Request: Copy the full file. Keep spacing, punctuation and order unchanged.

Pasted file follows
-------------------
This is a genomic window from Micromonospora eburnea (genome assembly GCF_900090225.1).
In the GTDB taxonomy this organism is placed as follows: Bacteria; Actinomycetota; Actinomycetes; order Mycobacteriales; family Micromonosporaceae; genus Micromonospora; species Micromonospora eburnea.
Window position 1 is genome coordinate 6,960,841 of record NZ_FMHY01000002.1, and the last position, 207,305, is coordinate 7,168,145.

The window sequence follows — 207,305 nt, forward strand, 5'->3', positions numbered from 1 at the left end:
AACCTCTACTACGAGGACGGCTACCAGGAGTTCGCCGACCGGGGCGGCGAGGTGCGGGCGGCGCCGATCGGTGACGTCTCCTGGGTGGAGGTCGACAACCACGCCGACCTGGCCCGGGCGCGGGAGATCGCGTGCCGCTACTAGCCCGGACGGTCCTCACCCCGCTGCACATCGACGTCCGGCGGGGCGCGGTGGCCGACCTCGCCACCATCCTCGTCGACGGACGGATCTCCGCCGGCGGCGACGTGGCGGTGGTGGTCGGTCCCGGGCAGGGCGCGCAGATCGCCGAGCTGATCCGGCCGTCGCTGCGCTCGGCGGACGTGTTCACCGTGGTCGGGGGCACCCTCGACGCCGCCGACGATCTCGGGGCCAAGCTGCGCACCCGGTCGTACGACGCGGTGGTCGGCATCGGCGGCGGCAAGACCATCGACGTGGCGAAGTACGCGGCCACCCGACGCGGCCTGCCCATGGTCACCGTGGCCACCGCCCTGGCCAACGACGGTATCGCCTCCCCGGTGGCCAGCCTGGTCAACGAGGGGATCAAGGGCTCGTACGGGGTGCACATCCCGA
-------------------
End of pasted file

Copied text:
This is a genomic window from Micromonospora eburnea (genome assembly GCF_900090225.1).
In the GTDB taxonomy this organism is placed as follows: Bacteria; Actinomycetota; Actinomycetes; order Mycobacteriales; family Micromonosporaceae; genus Micromonospora; species Micromonospora eburnea.
Window position 1 is genome coordinate 6,960,841 of record NZ_FMHY01000002.1, and the last position, 207,305, is coordinate 7,168,145.

The window sequence follows — 207,305 nt, forward strand, 5'->3', positions numbered from 1 at the left end:
AACCTCTACTACGAGGACGGCTACCAGGAGTTCGCCGACCGGGGCGGCGAGGTGCGGGCGGCGCCGATCGGTGACGTCTCCTGGGTGGAGGTCGACAACCACGCCGACCTGGCCCGGGCGCGGGAGATCGCGTGCCGCTACTAGCCCGGACGGTCCTCACCCCGCTGCACATCGACGTCCGGCGGGGCGCGGTGGCCGACCTCGCCACCATCCTCGTCGACGGACGGATCTCCGCCGGCGGCGACGTGGCGGTGGTGGTCGGTCCCGGGCAGGGCGCGCAGATCGCCGAGCTGATCCGGCCGTCGCTGCGCTCGGCGGACGTGTTCACCGTGGTCGGGGGCACCCTCGACGCCGCCGACGATCTCGGGGCCAAGCTGCGCACCCGGTCGTACGACGCGGTGGTCGGCATCGGCGGCGGCAAGACCATCGACGTGGCGAAGTACGCGGCCACCCGACGCGGCCTGCCCATGGTCACCGTGGCCACCGCCCTGGCCAACGACGGTATCGCCTCCCCGGTGGCCAGCCTGGTCAACGAGGGGATCAAGGGCTCGTACGGGGTGCACATCCCGA